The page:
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Cash-starved FCI asks government to settle Rs 50,000 crore dues

Cash-starved FCI asks government to settle Rs 50,000 crore dues

FCI has informed the food ministry that dues on the food subsidy bill have piled up to Rs 50,000 crore at the end of 2013-14 over the last three-to-four years as it has not been allocated enough funds, sources said.

Storage and distribution for wheat stood at Rs 1,494.35 per quintal (Photo: Reuters) Storage and distribution for wheat stood at Rs 1,494.35 per quintal (Photo: Reuters)

Cash-strapped Food Corporation of India (FCI) has requested the government to start clearing its dues amounting to a staggering Rs 50,000 crore in a phased manner.

FCI has informed the food ministry that dues on the food subsidy bill have piled up to Rs 50,000 crore at the end of 2013-14 over the last three-to-four years as it has not been allocated enough funds, sources said.

According to sources, FCI has also asked the government to allow it to scrutinise the dues for raising funds from the markets. FCI's food subsidy dues at the end of 2013-14 had touched Rs 50,000 crore as the government has allocated 60-80 per cent of the estimated bill only in the last three-four years. The delay in subsidy payments is also hampering FCI's operations.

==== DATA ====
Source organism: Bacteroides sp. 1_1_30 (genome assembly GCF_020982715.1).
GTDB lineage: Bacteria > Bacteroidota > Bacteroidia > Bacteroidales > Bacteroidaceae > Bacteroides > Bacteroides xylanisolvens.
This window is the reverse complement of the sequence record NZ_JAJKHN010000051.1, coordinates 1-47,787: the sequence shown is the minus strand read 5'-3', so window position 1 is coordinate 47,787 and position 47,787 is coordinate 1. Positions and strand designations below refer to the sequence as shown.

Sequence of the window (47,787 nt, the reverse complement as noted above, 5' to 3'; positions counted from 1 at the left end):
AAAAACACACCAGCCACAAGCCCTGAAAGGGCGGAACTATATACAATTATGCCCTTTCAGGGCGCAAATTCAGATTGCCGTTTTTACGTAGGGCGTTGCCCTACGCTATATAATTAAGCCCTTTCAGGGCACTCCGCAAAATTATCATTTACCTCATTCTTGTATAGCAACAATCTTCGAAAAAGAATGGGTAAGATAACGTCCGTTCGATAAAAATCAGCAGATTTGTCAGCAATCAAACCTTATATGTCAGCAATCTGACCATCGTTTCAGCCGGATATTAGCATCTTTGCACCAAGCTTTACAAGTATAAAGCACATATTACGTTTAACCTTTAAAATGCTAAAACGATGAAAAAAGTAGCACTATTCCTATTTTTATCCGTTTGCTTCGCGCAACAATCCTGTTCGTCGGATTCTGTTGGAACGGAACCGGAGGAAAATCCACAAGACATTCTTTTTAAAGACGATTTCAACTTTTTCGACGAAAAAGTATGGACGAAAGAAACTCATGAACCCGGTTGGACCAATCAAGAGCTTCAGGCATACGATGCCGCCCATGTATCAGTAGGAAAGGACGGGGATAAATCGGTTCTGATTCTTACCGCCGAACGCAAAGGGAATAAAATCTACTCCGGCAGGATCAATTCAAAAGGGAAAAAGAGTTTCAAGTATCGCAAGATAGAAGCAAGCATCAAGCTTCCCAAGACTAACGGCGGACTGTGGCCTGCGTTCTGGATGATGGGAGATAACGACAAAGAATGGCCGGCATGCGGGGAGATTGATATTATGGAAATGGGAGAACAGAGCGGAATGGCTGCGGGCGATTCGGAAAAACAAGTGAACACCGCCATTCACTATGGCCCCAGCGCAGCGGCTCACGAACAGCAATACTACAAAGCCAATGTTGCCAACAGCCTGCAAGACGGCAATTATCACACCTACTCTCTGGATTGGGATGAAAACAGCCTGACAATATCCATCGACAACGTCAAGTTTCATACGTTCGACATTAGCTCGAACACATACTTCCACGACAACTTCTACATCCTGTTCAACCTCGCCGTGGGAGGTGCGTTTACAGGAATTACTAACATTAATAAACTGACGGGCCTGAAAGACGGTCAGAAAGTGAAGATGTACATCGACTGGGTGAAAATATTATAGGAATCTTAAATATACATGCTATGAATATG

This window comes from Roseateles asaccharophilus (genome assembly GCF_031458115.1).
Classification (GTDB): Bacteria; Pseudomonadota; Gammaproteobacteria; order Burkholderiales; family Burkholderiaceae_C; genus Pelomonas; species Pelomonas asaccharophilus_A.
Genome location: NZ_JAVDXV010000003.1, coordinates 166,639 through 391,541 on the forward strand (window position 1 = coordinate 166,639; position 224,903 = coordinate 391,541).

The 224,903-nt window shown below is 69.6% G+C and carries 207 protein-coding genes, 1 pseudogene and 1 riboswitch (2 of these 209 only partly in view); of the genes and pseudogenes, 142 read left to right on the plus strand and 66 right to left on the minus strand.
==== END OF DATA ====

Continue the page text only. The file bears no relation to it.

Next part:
FCI's subsidy has risen sharply in the last few years due to the increase in the minimum support prices (MSP) for wheat and rice and high procurement, storage and distribution costs.

The economic costs comprising MSP, procurement, storage and distribution for wheat stood at Rs 1,494.35 per quintal and that of rice were at Rs 1,983.11 per quintal in 2010-11. In 2013-14, economic costs of both wheat and rice had gone up to Rs 1,932.39 per quintal and Rs 2,638.54 per quintal respectively.

In the current fiscal, the cash-starved nodal agency for public distribution of foodgrains had raised short-term loan of Rs 20,000 crore twice for smooth procurement and distribution of foodgrains. Its longterm borrowings are about Rs 72,000 crore.

Earlier, the corporation had also requested the government to raise its paid-up capital to about Rs 15,000 crore from Rs 2,675.95 crore as on March 31, 2014, which is about two per cent of the total capital.

Out of FCI's total capital, 98 per cent is the loan capital. So, in long-term perspective for ending this liquidity crisis, it will be better to increase the paid-up capital in the corporation, the sources added.